I just realized I hadn't gotten around to posting all day. I've been busy doing grocery shopping, which involves going to two different stores in order to find everything I need. But now I shouldn't need to buy anything other than maybe milk and fresh produce for the rest of the month.
I'm also just about ready for Christmas, and I'm finally in the mood. I got all my shopping done yesterday, and today I brought in all the decorations from the garage. Tonight I'll deck the halls.
Last night was the first time I've really hit the mall other than to go directly to a particular store in ages. They've really spiffed up this mall and brought in some new stores. I made myself walk the whole thing, did my shopping, had dinner at Panera (hadn't done that in years), then went over to Borders, where they had some musicians in the store. On the way home, I took some side roads to look at the lights. All in all, a nice kick-off to the season. Though it says something about my life that going to the mall, Panera and the bookstore is my idea of a big night out.
Some notes from the shopping trip:
My taste in clothes does not match my lifestyle. My eyes are automatically drawn to dressy things -- pretty party dresses, high-heeled satin shoes, etc. I spend most of my life in sweatpants and leave the house maybe twice a week. I'm always tempted to go up to a sales clerk with some fabulous silk dress and say, "Excuse me, but do you know where I can find the life that goes with this?"
But I must not clean up too badly. When I was in Macy's, a saleslady came up to me to point out all the sales they were having (and BOY were they having a sale!). She listed the various designer collections, then said, "But you're pretty trendy, so you might want to look at this one." I'm not sure I was wearing anything less than five years old. I think my outfit was pretty stylish (yes, my life is so sad that I actually really dressed up, put on makeup and everything for a trip to the mall), but I don't think that you can be "trendy" wearing clothes that old that aren't the current craze in vintage.
In spite of my rant the other day, I'm not anti-lingerie. I like pretty things (see above -- and if the pretty, silky things are nightgowns, then I have somewhere to wear them, even if nobody sees them but me). I'm just anti-costume (as in, the lingerie you wear only to pose in before removing that has no other purpose) and anti-intimate gift too early in the relationship. I have a fair number of items from Victoria's Secret, but I hadn't gone in there in ages. When did they start sticking their logo on the outside of everything? It's not like that's a brand with actual status. I had a gift card from last Christmas I needed to use, so I was doing last year's shopping for myself, and I had a hard time finding something I wanted. There was a really pretty slip-type nightgown in a fairly retro style -- I could see the flighty, free-spirited heiress in an old screwball comedy wearing something like it with marabou-trimmed high-heeled slippers and a floaty robe in the scene where she gets ready for a night out while talking on her princess-style phone and gets sidetracked so that she mixes things up. But when I took it off the rack to look at it, they'd Bedazzled the skirt of it with their "Sexy" logo in rhinestones.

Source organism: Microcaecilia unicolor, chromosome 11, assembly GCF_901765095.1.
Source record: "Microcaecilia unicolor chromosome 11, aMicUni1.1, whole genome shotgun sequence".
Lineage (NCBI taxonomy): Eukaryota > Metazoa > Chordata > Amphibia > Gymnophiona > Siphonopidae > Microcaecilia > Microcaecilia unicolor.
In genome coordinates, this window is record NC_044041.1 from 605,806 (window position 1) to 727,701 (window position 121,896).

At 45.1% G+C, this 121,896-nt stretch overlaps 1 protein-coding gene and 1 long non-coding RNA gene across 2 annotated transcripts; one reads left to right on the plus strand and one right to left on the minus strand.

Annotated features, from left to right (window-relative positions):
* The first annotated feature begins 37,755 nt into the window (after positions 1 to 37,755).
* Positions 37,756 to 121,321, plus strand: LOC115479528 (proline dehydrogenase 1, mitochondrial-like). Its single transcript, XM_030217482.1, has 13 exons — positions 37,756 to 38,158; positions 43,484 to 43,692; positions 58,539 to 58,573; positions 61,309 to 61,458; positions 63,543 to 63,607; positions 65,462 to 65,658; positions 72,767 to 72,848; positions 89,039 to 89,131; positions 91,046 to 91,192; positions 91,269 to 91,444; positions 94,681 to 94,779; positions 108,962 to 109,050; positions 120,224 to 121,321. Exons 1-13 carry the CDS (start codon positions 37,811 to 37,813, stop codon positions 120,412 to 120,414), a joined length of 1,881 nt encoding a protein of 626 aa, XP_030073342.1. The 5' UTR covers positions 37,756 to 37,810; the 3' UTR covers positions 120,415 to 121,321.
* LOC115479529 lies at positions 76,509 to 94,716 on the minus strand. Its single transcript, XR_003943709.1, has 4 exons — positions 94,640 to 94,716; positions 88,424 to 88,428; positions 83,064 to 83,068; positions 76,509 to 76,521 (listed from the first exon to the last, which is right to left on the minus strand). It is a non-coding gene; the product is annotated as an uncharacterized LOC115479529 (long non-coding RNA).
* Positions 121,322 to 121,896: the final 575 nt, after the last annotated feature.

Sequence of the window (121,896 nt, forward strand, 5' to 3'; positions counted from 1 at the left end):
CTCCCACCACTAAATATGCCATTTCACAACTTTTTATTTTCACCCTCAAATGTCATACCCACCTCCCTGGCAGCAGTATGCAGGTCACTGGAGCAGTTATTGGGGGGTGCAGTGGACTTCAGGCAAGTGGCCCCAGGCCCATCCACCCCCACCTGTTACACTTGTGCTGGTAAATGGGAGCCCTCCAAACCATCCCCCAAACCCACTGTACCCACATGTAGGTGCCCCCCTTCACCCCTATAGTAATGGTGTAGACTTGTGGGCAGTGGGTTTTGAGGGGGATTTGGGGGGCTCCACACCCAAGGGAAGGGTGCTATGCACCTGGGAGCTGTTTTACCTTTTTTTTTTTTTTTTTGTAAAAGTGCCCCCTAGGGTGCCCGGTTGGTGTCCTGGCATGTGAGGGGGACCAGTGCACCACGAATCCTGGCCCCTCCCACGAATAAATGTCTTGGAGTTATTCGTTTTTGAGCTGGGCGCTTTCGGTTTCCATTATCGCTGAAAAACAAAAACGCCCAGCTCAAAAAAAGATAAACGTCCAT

That struck me as silly for a number of reasons. That made it too uncomfortable to wear for sleeping, but it would snag anything you wore over it if you used it as a slip. If you're wearing something like that for posing and removing and need to have the word "sexy" on it in 4-inch rhinestone letters in order to get the message across, you're doing something wrong. If he needs the word "sexy" flashed in his face for him to get the idea, there's a problem that probably can't be solved with lingerie (he's just not that into you). And if you need the word "sexy" on the outside of your clothes in order to feel sexy or good about yourself, you need a therapist.
I love Bath & Bodyworks stores. I can spend hours in there. But I almost never buy anything. For one thing, I can get paralyzed by all the choices. For another, I usually come to my senses and realize that their stuff is rather overpriced, and I can find more effective lotions for far less elsewhere. I usually come down to buying the vanilla scented stuff, anyway, and you can definitely find vanilla products less expensively elsewhere. Still, I just love the stores and smelling all the stuff and trying to pretend that buying the right scent could change my outlook on life.
The kiosk people are starting to get pretty aggressive, or else more of them have picked up aggressive tactics. First, there were the people who chase you down the mall trying to buff your nails. Now there's the curling iron kiosk, where the guys pop out at you and ask you how you style your hair. I have curly hair. Really curly hair. Like spiral ringlets. So I just looked at the guy and said, "I don't. It does this by itself." But I guess his script didn't allow for naturally curly hair because he still started his pitch on the wonders of the curling iron. There was a stretch of the mall that was like running an obstacle course through infomercials.
I think I ended up doing all my Christmas gift shopping in Macy's because they were playing the right music. They played the old classic/standard Christmas music done by people like Ella Fitzgerald, Johnny Mathis, Frank Sinatra, Bing Crosby, etc. Maybe it's because that was the kind of Christmas music we had records of when I was a kid, but that's what I think of when I think about Christmas music, and when I'm enjoying the music in a store, I tend to linger a bit. It's happy, pleasant and classy-sounding.
And now my agent has again managed to give me revision notes on a Friday, so guess what I'll be doing this weekend! Good thing I did my "weekend" during the week.